Cubic Splines 
Hyena_
Member #8,852
July 2007

Can anyone suggest me some small and simple C or C++ implementation for calculating cubic splines? It would be best if it could handle circles (end point and start point being the same).

adamk kromm
Member #5,432
January 2005

From wikipedia we get the formula for a uniform cubic bspline (which I'm assuming is what you want). The code could look something like this: 1vector<vec3> UniformCubicBspline(vector<vec3> points)
2{
3 vector<vec3> output;
4 for(float t = 0; t < 1.0f; t += 0.01f)
5 {
6 for(int i = 1; i < points.size()2; ++i)
7 {
8 vec3 p;
9 p = (t*t*t) * (1 * points[i1] + 3 * points[i]  3 * points[i+1] + 1 * points[i+2]);
10 p += (t*t) * (3 * points[i1]  6 * points[i] + 3 * points[i+1]);
11 p += (t) * (3 * points[i1] + 3 * points[i+1]);
12 p += (1 * points[i1] + 4 * points[i] + 1 * points[i+1]);
13 p /= 6;
14 output.push_back(p);
15 }
16 }
17 return output;
18}
This is untested code. It may or may not work. It does however give a general idea on how to do it. I'm not sure if you know this or not, but uniform cubic bsplines can't really make a perfect circle. You would need NURBS for that. If you don't mind it not being a perfect circle you can just add the first couple points to the end of the list after the last point and that will connect the curve.  
Hyena_
Member #8,852
July 2007

One other property is that all the input points I provide must be on the trajectory. Will bsplines do that? According to Math World, they don't: http://mathworld.wolfram.com/BSpline.html While this is cubic spline: http://mathworld.wolfram.com/CubicSpline.html Any ideas how to implement the latter one? This is what I mean by drawing a circle:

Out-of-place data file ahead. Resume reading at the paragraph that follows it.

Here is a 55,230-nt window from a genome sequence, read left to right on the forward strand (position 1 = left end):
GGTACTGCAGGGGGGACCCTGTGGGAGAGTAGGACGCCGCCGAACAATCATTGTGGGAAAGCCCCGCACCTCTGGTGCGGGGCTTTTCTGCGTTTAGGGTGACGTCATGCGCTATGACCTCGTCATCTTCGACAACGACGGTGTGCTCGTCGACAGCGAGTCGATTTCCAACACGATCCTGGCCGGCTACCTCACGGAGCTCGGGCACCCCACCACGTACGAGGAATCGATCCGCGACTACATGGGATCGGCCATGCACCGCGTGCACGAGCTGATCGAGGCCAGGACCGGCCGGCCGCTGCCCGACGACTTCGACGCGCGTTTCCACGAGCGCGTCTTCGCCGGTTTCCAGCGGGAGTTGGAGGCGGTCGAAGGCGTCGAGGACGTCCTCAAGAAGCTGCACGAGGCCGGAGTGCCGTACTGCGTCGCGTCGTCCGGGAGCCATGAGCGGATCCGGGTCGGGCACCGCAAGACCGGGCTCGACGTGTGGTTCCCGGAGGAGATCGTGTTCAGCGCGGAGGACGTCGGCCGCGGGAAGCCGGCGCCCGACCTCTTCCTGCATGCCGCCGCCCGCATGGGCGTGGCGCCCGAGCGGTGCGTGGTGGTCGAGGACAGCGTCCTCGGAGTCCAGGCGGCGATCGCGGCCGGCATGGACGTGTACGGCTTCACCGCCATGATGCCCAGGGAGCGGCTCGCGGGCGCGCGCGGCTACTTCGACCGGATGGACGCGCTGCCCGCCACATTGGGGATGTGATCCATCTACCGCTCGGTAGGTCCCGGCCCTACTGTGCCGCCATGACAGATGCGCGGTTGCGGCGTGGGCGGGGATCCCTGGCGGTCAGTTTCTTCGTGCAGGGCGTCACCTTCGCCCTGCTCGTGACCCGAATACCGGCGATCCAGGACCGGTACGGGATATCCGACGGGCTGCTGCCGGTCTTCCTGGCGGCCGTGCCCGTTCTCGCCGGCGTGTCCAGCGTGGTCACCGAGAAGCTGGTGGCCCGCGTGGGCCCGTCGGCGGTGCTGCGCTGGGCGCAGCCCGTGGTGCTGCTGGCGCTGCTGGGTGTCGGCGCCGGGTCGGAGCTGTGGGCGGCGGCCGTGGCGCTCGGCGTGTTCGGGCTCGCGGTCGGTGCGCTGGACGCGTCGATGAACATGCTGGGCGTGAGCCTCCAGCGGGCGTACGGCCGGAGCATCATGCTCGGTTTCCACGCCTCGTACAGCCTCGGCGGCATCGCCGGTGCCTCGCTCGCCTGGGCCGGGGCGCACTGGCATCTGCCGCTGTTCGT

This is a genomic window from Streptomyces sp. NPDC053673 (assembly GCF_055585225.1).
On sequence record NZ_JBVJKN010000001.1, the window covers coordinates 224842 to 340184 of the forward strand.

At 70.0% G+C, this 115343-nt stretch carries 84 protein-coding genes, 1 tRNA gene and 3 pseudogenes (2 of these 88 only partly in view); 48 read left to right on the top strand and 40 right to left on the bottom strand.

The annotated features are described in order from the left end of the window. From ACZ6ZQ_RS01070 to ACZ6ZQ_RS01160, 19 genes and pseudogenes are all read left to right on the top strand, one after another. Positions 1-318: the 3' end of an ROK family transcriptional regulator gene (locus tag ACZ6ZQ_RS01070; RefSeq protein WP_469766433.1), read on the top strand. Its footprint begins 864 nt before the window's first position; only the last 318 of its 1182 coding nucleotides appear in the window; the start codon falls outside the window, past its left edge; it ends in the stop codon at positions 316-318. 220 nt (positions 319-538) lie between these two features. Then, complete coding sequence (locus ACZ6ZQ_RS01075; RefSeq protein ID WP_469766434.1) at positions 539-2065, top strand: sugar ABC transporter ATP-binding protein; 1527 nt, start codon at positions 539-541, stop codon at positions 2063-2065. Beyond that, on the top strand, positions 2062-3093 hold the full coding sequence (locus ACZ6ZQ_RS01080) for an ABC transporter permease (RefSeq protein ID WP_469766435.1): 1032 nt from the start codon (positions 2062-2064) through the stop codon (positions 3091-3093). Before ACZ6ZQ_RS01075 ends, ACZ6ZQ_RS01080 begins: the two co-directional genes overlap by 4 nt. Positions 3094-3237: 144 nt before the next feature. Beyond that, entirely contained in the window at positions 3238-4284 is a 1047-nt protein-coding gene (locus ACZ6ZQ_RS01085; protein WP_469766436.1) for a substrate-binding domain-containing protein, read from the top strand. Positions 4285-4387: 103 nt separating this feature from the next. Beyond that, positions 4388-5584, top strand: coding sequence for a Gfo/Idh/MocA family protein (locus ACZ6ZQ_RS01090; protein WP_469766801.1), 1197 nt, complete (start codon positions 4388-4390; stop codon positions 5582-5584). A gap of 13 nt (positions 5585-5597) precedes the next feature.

adamk kromm
Member #5,432
January 2005

If you want the curve to pass through the points then you probably want to use a spline that uses interpolation rather than approximation (bspline). A quick google on interpolation helped me find this it has a bunch of different interpolation schemes: one of which is cubic.  
SiegeLord
Member #7,827
October 2006

Err... A cubic spline interpolates between two points. If you want more than two points, you stick a bunch of cubic splines together. Something like CatmullRom Spline. Just because every second point is a control point doesn't mean that it doesn't go through all your datapoints... it means you have to come up with additional points for algorithm to work. "For in much wisdom is much grief: and he that increases knowledge increases sorrow."Ecclesiastes 1:18 
Hyena_
Member #8,852
July 2007

thanks siegeLord, it gets me closer to what I seek. Although, based on mathWorld (http://mathworld.wolfram.com/CubicSpline.html) I really thought that cubic splines were what I needed.

SiegeLord
Member #7,827
October 2006

Well, yes it is. Quote: A cubic spline is a spline constructed of piecewise thirdorder polynomials which pass through a set of m control points. Which means that you have a set of individual cubic splines put together end to end. You make sure it looks nice by picking control points like in the article I showed you. Basically your function may sort of look like this: // Interpolates between p1 and p2, such that the line is // parallel to vectors m1 and m2 at p1 and p2 respectively vector interpolate(vector p1, vector p2, vector m1, vector m2) { return TheUsualBezierInterpolation(p1, p1 + m1 / 3, p2  m1 / 3, p2); } You compute m1 and m2 using whatever method from the article I linked to you choose (but ultimately they depend on the 3 points that define each angle). TheUsualBezierInterpolation is just what it says. There's a version of it on the internet for sure. Allegro5 has it in the al_calculate_spline function. "For in much wisdom is much grief: and he that increases knowledge increases sorrow."Ecclesiastes 1:18 
Hyena_
Member #8,852
July 2007

oh now I get it, thank you!